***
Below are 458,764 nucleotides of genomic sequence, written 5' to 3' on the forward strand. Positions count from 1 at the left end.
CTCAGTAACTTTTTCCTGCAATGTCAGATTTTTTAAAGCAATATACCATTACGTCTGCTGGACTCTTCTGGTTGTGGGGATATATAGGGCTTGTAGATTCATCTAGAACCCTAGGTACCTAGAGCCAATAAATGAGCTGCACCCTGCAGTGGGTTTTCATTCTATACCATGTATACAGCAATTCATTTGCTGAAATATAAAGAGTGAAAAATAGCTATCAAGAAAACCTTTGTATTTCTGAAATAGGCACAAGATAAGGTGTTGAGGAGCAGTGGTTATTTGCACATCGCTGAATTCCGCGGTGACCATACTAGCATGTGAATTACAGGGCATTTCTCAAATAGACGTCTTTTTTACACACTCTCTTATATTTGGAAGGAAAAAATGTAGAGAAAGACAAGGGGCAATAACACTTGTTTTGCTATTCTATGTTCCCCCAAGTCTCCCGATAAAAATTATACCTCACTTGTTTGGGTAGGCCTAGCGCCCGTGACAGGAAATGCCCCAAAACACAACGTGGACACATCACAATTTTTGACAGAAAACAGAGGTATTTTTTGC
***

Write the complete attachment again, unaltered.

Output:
Below are 458,764 nucleotides of genomic sequence, written 5' to 3' on the forward strand. Positions count from 1 at the left end.
CTCAGTAACTTTTTCCTGCAATGTCAGATTTTTTAAAGCAATATACCATTACGTCTGCTGGACTCTTCTGGTTGTGGGGATATATAGGGCTTGTAGATTCATCTAGAACCCTAGGTACCTAGAGCCAATAAATGAGCTGCACCCTGCAGTGGGTTTTCATTCTATACCATGTATACAGCAATTCATTTGCTGAAATATAAAGAGTGAAAAATAGCTATCAAGAAAACCTTTGTATTTCTGAAATAGGCACAAGATAAGGTGTTGAGGAGCAGTGGTTATTTGCACATCGCTGAATTCCGCGGTGACCATACTAGCATGTGAATTACAGGGCATTTCTCAAATAGACGTCTTTTTTACACACTCTCTTATATTTGGAAGGAAAAAATGTAGAGAAAGACAAGGGGCAATAACACTTGTTTTGCTATTCTATGTTCCCCCAAGTCTCCCGATAAAAATTATACCTCACTTGTTTGGGTAGGCCTAGCGCCCGTGACAGGAAATGCCCCAAAACACAACGTGGACACATCACAATTTTTGACAGAAAACAGAGGTATTTTTTGC